This beautiful book won numerous awards when it was first published and it’s easy to see why. The book will always continue to relevant as it speaks to anyone looking for their own identities or to anyone who has ever had to establish themselves in another country. Further, A Chorus of Mushrooms is partially autobiographical as Hiromi Goto moved to a mushroom farm in Nanton when she was a toddler and her grandmother used to tell her stories growing up too which I’m sure contributed to the intimate and personal feel of this story. The story itself is simple, elegant, and delicately told with sentences of untranslated Japanese, along with being fiercely feminine and sexually empowering.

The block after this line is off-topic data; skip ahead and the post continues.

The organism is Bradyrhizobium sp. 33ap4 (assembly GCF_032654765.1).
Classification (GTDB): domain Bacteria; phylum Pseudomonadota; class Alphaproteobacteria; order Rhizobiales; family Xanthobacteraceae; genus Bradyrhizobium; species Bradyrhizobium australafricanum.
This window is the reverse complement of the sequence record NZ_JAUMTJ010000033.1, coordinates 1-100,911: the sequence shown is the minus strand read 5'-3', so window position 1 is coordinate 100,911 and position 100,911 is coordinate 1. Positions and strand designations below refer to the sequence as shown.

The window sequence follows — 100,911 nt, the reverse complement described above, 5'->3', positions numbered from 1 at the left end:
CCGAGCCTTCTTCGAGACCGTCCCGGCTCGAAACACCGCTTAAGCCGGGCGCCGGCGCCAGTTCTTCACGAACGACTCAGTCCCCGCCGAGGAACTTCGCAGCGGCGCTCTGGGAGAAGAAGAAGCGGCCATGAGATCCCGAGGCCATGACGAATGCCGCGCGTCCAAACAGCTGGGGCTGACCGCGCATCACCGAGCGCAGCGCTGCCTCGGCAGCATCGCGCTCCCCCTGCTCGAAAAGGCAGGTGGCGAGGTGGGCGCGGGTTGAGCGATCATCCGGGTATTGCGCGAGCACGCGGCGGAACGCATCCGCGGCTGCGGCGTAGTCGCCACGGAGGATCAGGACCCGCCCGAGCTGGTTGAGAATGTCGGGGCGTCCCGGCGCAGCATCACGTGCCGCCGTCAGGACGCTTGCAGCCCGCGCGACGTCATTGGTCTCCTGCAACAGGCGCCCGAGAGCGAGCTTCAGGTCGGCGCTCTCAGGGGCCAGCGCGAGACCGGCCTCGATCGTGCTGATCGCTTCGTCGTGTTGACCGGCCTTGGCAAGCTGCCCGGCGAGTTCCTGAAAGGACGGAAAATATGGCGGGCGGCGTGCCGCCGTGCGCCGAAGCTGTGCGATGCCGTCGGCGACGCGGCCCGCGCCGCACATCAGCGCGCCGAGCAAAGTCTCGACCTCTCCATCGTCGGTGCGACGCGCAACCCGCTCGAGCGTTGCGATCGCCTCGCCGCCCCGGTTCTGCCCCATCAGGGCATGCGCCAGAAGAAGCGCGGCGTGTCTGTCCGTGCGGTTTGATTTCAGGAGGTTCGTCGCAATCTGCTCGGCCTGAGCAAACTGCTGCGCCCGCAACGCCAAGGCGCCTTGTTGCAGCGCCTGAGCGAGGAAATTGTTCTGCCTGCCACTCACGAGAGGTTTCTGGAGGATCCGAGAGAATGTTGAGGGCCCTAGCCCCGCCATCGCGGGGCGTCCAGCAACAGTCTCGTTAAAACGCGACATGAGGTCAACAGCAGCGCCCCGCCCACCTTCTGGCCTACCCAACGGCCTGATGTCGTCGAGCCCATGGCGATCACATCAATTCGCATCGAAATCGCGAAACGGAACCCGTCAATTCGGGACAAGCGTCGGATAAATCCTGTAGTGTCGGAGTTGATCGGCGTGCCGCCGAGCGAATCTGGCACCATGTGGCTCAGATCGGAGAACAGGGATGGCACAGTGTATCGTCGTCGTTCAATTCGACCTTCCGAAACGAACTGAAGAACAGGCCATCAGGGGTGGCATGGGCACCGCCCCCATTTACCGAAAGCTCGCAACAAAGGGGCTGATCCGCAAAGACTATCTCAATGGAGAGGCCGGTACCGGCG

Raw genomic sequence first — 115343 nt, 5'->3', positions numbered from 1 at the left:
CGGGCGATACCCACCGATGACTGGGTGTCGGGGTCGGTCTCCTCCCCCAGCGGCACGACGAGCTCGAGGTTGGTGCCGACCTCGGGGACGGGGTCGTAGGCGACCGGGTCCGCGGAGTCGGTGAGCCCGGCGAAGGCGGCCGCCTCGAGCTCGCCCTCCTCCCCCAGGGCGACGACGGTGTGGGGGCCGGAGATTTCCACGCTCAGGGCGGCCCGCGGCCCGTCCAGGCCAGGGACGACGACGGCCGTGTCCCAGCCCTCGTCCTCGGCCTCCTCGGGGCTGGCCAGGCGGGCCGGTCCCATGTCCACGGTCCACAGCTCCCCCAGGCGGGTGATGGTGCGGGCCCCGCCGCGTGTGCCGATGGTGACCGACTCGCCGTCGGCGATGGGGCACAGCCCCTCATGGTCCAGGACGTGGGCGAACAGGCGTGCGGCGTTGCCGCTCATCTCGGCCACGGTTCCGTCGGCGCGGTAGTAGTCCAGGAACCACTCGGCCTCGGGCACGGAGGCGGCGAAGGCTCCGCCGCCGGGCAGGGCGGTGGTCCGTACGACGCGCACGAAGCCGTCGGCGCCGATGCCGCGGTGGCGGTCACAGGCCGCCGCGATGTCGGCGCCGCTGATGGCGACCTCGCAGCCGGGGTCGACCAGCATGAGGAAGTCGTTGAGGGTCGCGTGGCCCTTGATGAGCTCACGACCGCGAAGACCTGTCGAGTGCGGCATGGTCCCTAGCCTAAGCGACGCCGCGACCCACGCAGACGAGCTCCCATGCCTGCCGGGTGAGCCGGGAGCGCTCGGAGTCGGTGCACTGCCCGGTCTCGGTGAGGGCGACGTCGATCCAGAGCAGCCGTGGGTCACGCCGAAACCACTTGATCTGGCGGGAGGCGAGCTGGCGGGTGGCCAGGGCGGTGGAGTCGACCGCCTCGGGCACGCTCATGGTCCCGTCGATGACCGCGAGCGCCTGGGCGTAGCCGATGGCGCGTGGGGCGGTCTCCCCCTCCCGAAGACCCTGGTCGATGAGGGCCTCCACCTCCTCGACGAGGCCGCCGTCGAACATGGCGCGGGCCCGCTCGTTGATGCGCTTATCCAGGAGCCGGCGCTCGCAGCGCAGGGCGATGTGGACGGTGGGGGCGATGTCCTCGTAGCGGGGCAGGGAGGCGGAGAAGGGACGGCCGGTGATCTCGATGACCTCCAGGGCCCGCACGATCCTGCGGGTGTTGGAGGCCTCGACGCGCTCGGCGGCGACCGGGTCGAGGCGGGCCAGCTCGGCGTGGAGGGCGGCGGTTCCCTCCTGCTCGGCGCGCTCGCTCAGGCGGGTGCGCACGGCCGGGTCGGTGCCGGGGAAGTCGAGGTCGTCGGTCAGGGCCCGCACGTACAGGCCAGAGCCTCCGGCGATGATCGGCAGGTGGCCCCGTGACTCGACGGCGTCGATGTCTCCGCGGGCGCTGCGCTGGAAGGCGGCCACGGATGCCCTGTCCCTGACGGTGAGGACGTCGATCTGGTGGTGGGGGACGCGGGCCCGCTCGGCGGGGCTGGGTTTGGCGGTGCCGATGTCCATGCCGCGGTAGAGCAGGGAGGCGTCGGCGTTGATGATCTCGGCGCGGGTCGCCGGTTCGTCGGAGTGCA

I loved this book. Really loved it, as I read most of it in one sitting. It’s the kind of book that feels like a comfortable blanket that I’d want to crawl back into again. I would highly recommend this book to literary-fiction lovers, Murakami-lovers, or for those who are looking for something a little different but not too challenging that will still keep you engaged and captivated.